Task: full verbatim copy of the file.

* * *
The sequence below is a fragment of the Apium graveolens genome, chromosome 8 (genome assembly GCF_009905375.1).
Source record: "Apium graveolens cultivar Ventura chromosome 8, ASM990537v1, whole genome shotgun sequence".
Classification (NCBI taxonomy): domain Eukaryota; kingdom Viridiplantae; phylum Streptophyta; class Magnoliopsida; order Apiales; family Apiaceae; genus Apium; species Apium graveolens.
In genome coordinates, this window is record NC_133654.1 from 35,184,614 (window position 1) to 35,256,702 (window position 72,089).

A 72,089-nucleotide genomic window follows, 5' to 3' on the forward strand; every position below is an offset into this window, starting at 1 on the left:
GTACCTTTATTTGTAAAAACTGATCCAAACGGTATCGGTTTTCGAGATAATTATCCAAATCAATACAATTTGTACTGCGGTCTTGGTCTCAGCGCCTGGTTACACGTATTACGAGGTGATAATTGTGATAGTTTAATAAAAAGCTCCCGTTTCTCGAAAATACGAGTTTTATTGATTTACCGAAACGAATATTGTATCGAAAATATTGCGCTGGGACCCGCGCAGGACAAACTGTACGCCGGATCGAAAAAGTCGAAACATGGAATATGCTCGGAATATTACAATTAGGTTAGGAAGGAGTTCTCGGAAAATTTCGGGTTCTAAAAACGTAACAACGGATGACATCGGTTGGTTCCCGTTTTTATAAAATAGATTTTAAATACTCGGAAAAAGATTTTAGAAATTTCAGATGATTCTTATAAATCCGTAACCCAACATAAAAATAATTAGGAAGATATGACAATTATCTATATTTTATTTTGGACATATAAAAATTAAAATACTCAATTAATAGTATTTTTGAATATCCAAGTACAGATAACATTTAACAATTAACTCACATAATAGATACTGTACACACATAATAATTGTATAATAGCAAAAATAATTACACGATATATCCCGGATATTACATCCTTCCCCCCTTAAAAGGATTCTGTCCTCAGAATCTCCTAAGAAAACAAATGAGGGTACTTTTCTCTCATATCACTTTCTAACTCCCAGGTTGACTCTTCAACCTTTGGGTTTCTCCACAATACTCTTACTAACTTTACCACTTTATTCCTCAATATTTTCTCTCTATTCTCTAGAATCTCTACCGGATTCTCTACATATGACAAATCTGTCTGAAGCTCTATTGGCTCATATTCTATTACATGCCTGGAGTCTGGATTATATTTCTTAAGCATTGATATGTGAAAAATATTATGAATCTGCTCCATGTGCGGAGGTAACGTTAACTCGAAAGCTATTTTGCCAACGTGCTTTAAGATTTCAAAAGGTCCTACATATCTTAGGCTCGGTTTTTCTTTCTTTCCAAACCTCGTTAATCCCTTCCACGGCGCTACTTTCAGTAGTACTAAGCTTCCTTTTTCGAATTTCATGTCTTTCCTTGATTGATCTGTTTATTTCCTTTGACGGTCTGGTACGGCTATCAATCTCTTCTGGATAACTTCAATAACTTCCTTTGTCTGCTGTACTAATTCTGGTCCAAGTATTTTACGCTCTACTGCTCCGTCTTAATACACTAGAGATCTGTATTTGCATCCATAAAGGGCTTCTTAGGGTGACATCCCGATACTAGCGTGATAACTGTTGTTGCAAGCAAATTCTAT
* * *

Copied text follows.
The sequence below is a fragment of the Apium graveolens genome, chromosome 8 (genome assembly GCF_009905375.1).
Source record: "Apium graveolens cultivar Ventura chromosome 8, ASM990537v1, whole genome shotgun sequence".
Classification (NCBI taxonomy): domain Eukaryota; kingdom Viridiplantae; phylum Streptophyta; class Magnoliopsida; order Apiales; family Apiaceae; genus Apium; species Apium graveolens.
In genome coordinates, this window is record NC_133654.1 from 35,184,614 (window position 1) to 35,256,702 (window position 72,089).

A 72,089-nucleotide genomic window follows, 5' to 3' on the forward strand; every position below is an offset into this window, starting at 1 on the left:
GTACCTTTATTTGTAAAAACTGATCCAAACGGTATCGGTTTTCGAGATAATTATCCAAATCAATACAATTTGTACTGCGGTCTTGGTCTCAGCGCCTGGTTACACGTATTACGAGGTGATAATTGTGATAGTTTAATAAAAAGCTCCCGTTTCTCGAAAATACGAGTTTTATTGATTTACCGAAACGAATATTGTATCGAAAATATTGCGCTGGGACCCGCGCAGGACAAACTGTACGCCGGATCGAAAAAGTCGAAACATGGAATATGCTCGGAATATTACAATTAGGTTAGGAAGGAGTTCTCGGAAAATTTCGGGTTCTAAAAACGTAACAACGGATGACATCGGTTGGTTCCCGTTTTTATAAAATAGATTTTAAATACTCGGAAAAAGATTTTAGAAATTTCAGATGATTCTTATAAATCCGTAACCCAACATAAAAATAATTAGGAAGATATGACAATTATCTATATTTTATTTTGGACATATAAAAATTAAAATACTCAATTAATAGTATTTTTGAATATCCAAGTACAGATAACATTTAACAATTAACTCACATAATAGATACTGTACACACATAATAATTGTATAATAGCAAAAATAATTACACGATATATCCCGGATATTACATCCTTCCCCCCTTAAAAGGATTCTGTCCTCAGAATCTCCTAAGAAAACAAATGAGGGTACTTTTCTCTCATATCACTTTCTAACTCCCAGGTTGACTCTTCAACCTTTGGGTTTCTCCACAATACTCTTACTAACTTTACCACTTTATTCCTCAATATTTTCTCTCTATTCTCTAGAATCTCTACCGGATTCTCTACATATGACAAATCTGTCTGAAGCTCTATTGGCTCATATTCTATTACATGCCTGGAGTCTGGATTATATTTCTTAAGCATTGATATGTGAAAAATATTATGAATCTGCTCCATGTGCGGAGGTAACGTTAACTCGAAAGCTATTTTGCCAACGTGCTTTAAGATTTCAAAAGGTCCTACATATCTTAGGCTCGGTTTTTCTTTCTTTCCAAACCTCGTTAATCCCTTCCACGGCGCTACTTTCAGTAGTACTAAGCTTCCTTTTTCGAATTTCATGTCTTTCCTTGATTGATCTGTTTATTTCCTTTGACGGTCTGGTACGGCTATCAATCTCTTCTGGATAACTTCAATAACTTCCTTTGTCTGCTGTACTAATTCTGGTCCAAGTATTTTACGCTCTACTGCTCCGTCTTAATACACTAGAGATCTGTATTTGCATCCATAAAGGGCTTCTTAGGGTGACATCCCGATACTAGCGTGATAACTGTTGTTGCAAGCAAATTCTAT